Researcher CoreData has found members with high account balances are starting to leave funds if they are not getting the level of service they expected.
CoreData global CEO Andrew Inwood told the Investment Magazine Group Insurance Dialogue last month that consumer behaviour was shifting amid a crackdown on lacklustre member experience.
The findings come amid Minister for Financial Services Stephen Jones and ASIC both telling the event that improving member experience was a top priority.
“In the past, it used to be the members with over $300,000 who were considering leaving their industry funds – that’s dropped to about $180,000,” he said, adding that the number who had called another fund had jumped from a small number to 14 per cent.
Inwood added that superannuation had moved from a product business to a service business but was still trying to solve service problems with product solutions.
Most super funds had waves of customer data which was just getting lost in the system because the process hadn’t been designed to capture it, he said.
Back to basics
Chant West general manager Ian Fryer said when looking at member services, his firm examined many factors. “But increasingly, we’re going back to the basics looking at things like how long it takes you to answer a call and at complaints,” he said.
“In some ways, all the other stuff such as using data and engaging members doesn’t matter. If you don’t get the basics right, no one is going to listen to you no matter what you say.
“The basics are about just helping members when they reach out to you. That is the time when you have to get it really right. All the other stuff you do with data or engagement is trying to get them to do that.”
Fryer said with members getting older, a lot more engagement was required but the superannuation industry hadn’t provided enough resources to get that right.
“We’ve also had lots of regulatory change, mergers and all that sort of stuff which has been taking our attention away but that’s not an excuse,” he said.
ASIC commissioner Danielle Press said service standards hadn’t improved in recent years and had even deteriorated in some cases.
“If the engagement isn’t right or strong, then people will lose confidence in the system,” Press told the Dialogue. “I think there’s a risk that people will move out of the regulated system into the self-managed space.”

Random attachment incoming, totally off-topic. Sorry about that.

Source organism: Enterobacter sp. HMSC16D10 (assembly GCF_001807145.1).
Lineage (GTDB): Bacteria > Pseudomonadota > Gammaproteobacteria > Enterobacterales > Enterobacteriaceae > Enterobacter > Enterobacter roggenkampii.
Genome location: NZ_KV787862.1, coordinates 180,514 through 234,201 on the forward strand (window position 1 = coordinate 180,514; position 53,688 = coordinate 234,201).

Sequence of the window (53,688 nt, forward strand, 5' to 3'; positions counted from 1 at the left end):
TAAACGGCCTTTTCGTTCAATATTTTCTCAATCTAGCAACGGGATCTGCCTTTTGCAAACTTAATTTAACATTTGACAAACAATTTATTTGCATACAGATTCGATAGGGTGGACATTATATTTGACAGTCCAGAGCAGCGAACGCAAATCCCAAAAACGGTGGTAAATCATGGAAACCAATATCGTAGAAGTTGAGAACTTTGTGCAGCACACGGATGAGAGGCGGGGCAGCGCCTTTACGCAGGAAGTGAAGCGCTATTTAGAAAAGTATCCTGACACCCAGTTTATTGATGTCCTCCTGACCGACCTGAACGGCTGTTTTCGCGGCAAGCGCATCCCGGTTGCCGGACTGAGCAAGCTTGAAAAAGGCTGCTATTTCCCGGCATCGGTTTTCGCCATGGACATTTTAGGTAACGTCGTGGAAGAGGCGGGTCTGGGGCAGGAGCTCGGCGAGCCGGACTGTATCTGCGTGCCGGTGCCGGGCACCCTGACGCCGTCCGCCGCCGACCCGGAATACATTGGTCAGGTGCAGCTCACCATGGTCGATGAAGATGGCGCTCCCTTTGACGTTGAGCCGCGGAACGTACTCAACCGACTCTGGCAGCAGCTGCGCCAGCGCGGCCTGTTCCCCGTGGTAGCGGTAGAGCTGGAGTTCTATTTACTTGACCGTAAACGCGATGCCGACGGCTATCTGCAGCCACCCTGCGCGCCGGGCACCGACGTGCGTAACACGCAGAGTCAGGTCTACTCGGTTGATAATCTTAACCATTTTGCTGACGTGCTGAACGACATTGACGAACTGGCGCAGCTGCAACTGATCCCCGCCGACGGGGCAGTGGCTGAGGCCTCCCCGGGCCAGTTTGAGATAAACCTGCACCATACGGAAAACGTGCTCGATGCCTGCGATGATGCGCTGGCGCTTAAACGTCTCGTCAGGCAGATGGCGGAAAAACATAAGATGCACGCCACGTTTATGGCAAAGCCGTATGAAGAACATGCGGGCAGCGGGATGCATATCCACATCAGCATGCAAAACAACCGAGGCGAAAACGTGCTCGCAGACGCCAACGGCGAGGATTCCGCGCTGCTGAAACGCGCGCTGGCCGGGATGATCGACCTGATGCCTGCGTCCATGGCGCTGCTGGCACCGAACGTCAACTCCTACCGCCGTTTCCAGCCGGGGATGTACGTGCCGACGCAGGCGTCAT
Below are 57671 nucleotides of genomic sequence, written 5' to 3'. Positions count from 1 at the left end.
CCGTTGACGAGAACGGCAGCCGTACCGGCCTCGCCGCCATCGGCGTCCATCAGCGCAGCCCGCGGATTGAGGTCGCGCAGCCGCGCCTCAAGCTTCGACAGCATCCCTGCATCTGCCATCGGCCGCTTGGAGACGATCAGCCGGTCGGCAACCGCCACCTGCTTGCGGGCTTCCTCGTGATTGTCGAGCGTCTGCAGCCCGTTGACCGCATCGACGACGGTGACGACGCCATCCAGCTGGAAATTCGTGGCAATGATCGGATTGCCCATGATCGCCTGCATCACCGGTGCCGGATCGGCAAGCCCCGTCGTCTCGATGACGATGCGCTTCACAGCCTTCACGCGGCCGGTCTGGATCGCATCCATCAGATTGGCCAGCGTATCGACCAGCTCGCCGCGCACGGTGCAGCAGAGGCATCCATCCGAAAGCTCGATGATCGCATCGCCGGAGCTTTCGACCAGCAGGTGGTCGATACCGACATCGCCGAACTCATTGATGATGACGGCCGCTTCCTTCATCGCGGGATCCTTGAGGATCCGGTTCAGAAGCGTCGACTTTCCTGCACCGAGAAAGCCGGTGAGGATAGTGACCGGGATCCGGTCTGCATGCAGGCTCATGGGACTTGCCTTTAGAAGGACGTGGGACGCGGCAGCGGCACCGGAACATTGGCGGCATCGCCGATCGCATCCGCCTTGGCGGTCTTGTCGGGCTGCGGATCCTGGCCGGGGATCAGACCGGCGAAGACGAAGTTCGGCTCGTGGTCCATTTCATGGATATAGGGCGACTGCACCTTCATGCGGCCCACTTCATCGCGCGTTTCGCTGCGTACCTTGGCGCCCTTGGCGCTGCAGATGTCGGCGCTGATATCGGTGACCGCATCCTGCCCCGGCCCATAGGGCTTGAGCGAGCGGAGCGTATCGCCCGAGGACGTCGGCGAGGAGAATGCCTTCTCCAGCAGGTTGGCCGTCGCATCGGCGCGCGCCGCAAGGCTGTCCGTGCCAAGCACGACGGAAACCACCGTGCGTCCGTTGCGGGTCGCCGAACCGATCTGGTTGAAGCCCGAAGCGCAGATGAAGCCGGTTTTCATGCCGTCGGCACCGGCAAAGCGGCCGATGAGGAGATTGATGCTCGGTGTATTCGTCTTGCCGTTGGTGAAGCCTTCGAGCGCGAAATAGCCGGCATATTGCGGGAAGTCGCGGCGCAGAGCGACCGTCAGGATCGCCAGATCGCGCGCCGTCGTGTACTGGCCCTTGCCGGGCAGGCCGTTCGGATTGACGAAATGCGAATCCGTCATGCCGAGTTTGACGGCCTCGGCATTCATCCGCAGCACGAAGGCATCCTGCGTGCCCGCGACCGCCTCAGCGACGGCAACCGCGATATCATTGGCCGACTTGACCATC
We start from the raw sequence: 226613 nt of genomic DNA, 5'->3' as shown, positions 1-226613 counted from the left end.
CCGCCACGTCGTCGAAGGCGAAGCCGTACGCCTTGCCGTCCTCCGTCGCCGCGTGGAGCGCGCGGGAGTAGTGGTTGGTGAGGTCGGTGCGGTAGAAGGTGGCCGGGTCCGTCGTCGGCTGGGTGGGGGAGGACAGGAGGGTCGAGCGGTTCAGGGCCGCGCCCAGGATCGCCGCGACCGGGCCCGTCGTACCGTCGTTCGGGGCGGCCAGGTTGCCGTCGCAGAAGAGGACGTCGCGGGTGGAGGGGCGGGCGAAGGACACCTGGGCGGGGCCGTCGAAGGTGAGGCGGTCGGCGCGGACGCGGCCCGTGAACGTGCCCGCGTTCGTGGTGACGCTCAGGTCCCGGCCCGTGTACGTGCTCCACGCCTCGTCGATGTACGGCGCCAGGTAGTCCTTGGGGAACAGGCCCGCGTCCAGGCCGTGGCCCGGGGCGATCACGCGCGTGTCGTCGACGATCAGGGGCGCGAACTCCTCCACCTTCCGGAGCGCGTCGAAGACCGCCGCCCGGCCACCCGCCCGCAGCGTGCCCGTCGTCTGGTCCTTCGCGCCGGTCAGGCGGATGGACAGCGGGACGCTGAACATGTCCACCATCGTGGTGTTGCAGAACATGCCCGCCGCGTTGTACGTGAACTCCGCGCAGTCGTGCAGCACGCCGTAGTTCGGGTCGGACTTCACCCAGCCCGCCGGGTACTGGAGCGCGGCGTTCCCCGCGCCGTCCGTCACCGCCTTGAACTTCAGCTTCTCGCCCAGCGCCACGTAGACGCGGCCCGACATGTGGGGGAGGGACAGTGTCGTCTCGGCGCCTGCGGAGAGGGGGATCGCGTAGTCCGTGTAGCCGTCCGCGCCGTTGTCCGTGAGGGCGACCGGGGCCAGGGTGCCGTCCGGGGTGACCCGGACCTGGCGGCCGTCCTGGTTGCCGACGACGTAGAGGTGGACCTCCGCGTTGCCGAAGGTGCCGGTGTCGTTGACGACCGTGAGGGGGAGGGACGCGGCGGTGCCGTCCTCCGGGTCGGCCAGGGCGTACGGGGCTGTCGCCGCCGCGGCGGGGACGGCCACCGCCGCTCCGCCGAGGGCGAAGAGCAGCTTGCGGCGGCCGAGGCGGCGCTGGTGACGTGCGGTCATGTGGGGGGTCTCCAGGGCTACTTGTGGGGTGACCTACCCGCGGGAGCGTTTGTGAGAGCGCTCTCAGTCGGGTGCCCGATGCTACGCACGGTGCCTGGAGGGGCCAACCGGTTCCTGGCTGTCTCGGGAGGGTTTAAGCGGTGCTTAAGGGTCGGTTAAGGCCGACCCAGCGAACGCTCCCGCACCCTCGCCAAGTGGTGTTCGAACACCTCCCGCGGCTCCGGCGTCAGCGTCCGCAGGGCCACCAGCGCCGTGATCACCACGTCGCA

She said SMSFs were now “absolutely appropriate” for a larger cohort of people.
“But if we’re thinking about people moving into SMSFs with $180,000, because they didn’t get that answer from the call desk and they have no skills, ability or time to run that SMSF, that is a risk to the public purse, not only to the individual,” Press said.
Press, who in recent weeks announced she will be stepping down as a commissioner later this year, said ASIC’s Report 760 on the life insurance claim process, released in March, showed that more work was required in this area.
“Community expectations have shifted around what is expected from super funds these days and I don’t think we’ve stepped up and met those expectations,” she said.
She noted that over the next 12 to 18 months ASIC would be testing the industry to assess where it was improving. Where it wasn’t, ASIC might look at the regulatory levers it had.
“We’ve given the industry time and we’ve tried to engage with it. I think there have been some fairly clear parameters set as to what improvements are needed. We now need to see that happen.”
Press said the key messages from Report 760 were that super funds needed to look at their data and understand their member cohorts.
“When people first go into superannuation, insurance probably isn’t the thing they’re looking at, but it’s something that they’re going to need probably 15 to 20 years after they’ve started with a fund,” she said.
“You need to be engaging along the journey of your members rather than just assuming when they need the insurance, they are going to understand it. I suspect most people won’t. Use plain English and if something is too complicated to explain, then maybe it’s too complicated to be in the product.”
The RIC review
Press was also asked about a joint review by APRA and ASIC of the Retirement Income Covenant which found that many trustees were falling short of their legal obligations to help members prepare for retirement.
“We’ve given the industry a year to get themselves in place and they are simply not there,” she said.
“We still need to see the movement into a practical outcome from a very pretty document in some cases.”
Here again, Press believed many funds still had a real lack of understanding of their members, cohorts and the data available.
“There is a very great tendency to just say, here’s the blob and it’s an amorphous blob, but we all know that that’s not right,” she said.